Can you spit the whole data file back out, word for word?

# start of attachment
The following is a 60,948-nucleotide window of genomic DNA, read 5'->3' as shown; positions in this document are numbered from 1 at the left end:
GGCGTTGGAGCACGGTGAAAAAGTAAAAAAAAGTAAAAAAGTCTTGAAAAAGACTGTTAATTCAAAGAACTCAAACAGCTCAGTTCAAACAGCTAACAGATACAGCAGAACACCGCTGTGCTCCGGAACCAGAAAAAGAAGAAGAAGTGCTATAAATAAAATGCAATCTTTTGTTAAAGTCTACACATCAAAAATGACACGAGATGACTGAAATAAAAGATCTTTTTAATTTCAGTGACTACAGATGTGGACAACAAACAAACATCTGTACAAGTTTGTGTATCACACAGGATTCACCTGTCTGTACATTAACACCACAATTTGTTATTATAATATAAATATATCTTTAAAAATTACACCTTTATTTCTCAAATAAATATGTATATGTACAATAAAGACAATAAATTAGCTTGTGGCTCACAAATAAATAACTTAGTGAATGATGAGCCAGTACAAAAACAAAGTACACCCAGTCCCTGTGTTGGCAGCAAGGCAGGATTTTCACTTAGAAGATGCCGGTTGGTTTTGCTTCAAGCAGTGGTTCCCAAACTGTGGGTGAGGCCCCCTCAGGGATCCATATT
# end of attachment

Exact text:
The following is a 60,948-nucleotide window of genomic DNA, read 5'->3' as shown; positions in this document are numbered from 1 at the left end:
GGCGTTGGAGCACGGTGAAAAAGTAAAAAAAAGTAAAAAAGTCTTGAAAAAGACTGTTAATTCAAAGAACTCAAACAGCTCAGTTCAAACAGCTAACAGATACAGCAGAACACCGCTGTGCTCCGGAACCAGAAAAAGAAGAAGAAGTGCTATAAATAAAATGCAATCTTTTGTTAAAGTCTACACATCAAAAATGACACGAGATGACTGAAATAAAAGATCTTTTTAATTTCAGTGACTACAGATGTGGACAACAAACAAACATCTGTACAAGTTTGTGTATCACACAGGATTCACCTGTCTGTACATTAACACCACAATTTGTTATTATAATATAAATATATCTTTAAAAATTACACCTTTATTTCTCAAATAAATATGTATATGTACAATAAAGACAATAAATTAGCTTGTGGCTCACAAATAAATAACTTAGTGAATGATGAGCCAGTACAAAAACAAAGTACACCCAGTCCCTGTGTTGGCAGCAAGGCAGGATTTTCACTTAGAAGATGCCGGTTGGTTTTGCTTCAAGCAGTGGTTCCCAAACTGTGGGTGAGGCCCCCTCAGGGATCCATATT